MB: What do you ask of those of us who live in the U.S.? How can we contribute?

GCS: We would love to have people in the U.S. join this search for alternatos. The extractivist model that we are dealing with here in Latin America exists so that people in the U.S. can have a high standard of living. There is a major struggle going on in Latin America against this model, and this struggle requires significant resistance, and has come at the expense of many lives, including Berta’s. But we have to continue to struggle so the current system doesn’t keep destroying nature and destroying us.

But even in the U.S., it cannot continue like this; no one can live at the expense of others’ lives. Solidarity is for all of us. Climate change affects us all. The earth is home to all of us.

Therefore, all of us have the responsibility to seek out other ways of doing things. What do people in the U.S. have to do? I don’t know; that is for them to figure out, just like here we are figuring that out for ourselves. In the U.S. I know there are already many important and beautiful struggles, and we know that it is not easy to carry out those struggles in the belly of the beast.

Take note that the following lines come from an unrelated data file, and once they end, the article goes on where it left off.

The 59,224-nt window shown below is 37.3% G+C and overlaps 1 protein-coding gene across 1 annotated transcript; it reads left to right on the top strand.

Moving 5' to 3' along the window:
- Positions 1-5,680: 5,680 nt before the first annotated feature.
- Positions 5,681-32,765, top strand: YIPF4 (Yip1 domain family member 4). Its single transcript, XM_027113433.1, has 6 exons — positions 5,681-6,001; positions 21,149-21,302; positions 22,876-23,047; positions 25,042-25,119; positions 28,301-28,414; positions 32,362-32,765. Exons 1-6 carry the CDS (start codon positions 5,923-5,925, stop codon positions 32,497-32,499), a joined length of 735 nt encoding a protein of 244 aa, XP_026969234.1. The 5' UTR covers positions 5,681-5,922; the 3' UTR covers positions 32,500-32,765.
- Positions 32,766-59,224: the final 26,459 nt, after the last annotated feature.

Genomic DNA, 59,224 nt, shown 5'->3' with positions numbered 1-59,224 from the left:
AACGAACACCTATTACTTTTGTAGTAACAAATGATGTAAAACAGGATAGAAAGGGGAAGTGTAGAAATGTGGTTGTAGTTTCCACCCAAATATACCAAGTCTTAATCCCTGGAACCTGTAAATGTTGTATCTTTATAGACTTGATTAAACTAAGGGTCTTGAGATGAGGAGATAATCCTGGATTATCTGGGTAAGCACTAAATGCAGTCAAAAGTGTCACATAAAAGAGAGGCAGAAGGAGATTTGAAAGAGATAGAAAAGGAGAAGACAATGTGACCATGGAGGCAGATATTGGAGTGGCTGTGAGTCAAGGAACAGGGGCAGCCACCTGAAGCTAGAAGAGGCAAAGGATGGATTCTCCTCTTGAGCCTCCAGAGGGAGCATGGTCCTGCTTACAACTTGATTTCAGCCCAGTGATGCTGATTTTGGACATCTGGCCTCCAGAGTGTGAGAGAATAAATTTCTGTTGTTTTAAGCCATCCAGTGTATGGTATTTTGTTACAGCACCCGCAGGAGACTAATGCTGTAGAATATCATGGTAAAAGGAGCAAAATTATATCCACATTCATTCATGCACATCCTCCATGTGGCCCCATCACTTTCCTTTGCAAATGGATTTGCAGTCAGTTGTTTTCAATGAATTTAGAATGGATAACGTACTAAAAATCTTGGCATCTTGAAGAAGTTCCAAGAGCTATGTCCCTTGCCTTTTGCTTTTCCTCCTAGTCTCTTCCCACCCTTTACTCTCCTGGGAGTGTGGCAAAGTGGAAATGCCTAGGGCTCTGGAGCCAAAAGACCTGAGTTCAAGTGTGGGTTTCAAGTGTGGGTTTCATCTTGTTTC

In crisis, we find hope, although it sounds contradictory. Like Berta used to say, we have to wake up; we have run out of time.

The challenge is that each one of us has the responsibility to play a part. But it is a beautiful challenge.


Moira Birss is U.S. advocacy officer for Peace Brigades International - Colombia, serves on the board of Other Worlds, and organizes with the D.C. chapter of Showing Up For Racial Justice

Gustavo Castro Soto is a Mexican writer and organizer for environmental and economic justice who serves as the coordinator of the group Otros Mundos/Friends of the Earth Mexico. He has cofounded — and sits on the governing bodies of — many anti-mining and anti-dam networks, as well as the U.S.-based organization Other Worlds